The coolest project that I have worked on so far is the Dutch Microbiome Project. This large-scale population-based cohort study investigated the relationships between various diseases, diet, genetics, environmental factors, and the human gut microbiome. We collected extensive data, including biological samples, lifestyle information, and health records, to examine the role of the microbiome in health and disease. We were able to show that people with very different diseases had similarly disturbed gut microbiomes, enough to distinguish a generalised “healthy” microbiome from a generalised “unhealthy” one. We also saw that various medications like proton pump inhibitors significantly influence the gut microbiome. We are now performing a similar study on pregnant mothers and their infants. Even though we are in the preliminary stages of analysis, we see that infants partially obtain their gut microbiome and virome from their mother’s gut microbiome and virome. This really stresses the importance of maternal factors in establishing a foundation for long-term health in the infant.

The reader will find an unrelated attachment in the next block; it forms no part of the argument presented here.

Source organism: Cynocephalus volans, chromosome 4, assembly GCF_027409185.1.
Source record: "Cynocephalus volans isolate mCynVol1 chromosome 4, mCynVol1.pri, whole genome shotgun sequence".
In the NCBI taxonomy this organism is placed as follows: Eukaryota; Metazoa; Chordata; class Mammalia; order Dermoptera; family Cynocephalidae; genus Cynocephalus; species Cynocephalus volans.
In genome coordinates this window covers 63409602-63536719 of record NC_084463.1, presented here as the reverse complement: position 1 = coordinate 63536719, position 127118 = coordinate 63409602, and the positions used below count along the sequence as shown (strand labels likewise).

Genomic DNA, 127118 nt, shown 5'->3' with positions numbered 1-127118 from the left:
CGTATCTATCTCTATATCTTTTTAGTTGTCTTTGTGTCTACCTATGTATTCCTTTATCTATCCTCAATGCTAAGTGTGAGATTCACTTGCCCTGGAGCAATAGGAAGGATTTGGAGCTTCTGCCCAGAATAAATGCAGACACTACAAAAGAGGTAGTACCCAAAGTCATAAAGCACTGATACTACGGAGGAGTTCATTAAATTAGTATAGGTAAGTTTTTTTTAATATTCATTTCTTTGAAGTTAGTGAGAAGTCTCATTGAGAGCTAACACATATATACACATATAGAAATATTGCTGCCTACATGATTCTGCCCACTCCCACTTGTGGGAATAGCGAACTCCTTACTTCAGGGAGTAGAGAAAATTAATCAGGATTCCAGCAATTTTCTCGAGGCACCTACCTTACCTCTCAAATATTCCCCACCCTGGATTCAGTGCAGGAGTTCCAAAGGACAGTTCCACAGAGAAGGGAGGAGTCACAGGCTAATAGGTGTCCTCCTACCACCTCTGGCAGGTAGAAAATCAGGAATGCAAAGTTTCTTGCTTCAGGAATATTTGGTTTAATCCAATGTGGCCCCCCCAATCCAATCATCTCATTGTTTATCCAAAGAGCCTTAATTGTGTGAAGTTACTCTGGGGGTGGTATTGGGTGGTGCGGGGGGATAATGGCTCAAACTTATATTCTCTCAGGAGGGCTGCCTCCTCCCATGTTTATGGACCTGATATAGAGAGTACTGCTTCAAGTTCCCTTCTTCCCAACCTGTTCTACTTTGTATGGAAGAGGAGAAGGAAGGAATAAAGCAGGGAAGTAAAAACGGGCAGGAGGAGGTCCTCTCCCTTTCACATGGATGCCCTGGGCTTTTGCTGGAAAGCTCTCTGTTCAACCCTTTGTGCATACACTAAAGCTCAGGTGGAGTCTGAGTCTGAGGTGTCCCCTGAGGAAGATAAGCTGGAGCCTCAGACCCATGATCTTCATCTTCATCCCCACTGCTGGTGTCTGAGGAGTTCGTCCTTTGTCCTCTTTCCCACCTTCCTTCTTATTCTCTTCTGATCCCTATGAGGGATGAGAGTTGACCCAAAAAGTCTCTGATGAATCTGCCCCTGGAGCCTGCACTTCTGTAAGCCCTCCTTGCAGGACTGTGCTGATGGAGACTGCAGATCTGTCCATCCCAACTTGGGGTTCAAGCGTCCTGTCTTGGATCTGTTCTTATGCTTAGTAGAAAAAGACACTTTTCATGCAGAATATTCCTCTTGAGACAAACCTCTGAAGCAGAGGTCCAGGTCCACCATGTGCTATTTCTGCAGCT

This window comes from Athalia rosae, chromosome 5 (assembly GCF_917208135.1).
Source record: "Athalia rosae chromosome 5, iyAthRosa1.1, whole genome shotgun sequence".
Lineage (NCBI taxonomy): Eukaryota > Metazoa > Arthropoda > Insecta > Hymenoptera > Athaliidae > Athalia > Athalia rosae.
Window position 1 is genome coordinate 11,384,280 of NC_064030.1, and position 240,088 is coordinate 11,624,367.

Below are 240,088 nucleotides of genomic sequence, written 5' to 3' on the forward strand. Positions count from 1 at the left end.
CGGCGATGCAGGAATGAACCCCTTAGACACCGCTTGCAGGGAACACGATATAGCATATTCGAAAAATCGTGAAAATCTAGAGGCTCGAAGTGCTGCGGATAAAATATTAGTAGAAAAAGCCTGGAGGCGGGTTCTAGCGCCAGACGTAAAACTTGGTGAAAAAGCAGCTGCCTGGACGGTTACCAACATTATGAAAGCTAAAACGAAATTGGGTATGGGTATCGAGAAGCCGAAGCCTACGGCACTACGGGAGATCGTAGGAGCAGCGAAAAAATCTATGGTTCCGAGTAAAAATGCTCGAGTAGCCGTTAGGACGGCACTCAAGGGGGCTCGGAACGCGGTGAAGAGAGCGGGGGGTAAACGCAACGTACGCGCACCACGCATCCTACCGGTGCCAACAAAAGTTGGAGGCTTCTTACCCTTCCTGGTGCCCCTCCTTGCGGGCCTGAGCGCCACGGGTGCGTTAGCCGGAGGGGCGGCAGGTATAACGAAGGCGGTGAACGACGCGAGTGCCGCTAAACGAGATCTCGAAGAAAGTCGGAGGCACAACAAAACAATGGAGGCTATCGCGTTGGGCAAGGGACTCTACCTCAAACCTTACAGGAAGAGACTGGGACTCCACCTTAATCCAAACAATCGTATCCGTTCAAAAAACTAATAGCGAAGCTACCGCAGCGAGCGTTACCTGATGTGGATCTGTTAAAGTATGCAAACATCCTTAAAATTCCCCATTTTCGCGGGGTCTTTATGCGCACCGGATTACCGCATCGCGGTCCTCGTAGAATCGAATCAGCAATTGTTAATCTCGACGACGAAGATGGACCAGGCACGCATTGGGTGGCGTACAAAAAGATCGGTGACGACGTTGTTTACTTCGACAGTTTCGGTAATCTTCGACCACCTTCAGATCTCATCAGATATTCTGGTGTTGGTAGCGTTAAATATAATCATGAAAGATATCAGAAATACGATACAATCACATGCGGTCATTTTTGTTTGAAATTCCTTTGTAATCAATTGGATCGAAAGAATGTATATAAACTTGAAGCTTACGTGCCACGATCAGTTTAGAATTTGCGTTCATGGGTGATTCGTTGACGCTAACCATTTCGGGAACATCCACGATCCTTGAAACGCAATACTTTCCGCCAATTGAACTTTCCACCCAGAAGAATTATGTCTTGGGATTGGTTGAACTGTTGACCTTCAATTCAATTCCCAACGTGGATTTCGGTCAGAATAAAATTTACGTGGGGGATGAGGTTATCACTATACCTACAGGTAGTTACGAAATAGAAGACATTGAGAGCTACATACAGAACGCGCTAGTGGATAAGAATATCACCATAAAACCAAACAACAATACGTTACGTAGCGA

What’s a time you felt immense pride in yourself / your work?
My work in the group involved setting up a large cohort of mother-infant pairs and a randomised controlled trial. Occasionally, I had to retrieve samples that participants had taken at their homes. When visiting participants at their homes, they sometimes told me how extremely excited they were with the research we were doing. They believed, like us, that the development of early life microbiome could have long-term implications for future health and were happy to contribute to the research. Sometimes they would have practical questions: “Our baby cries all the time. Could this be because of their microbiome?” or “Our child has multiple food allergies. Could this be because of their microbiome?” Knowing we will soon be able to answer some of these questions makes me proud of my work.
What is a “day in the life” of you like?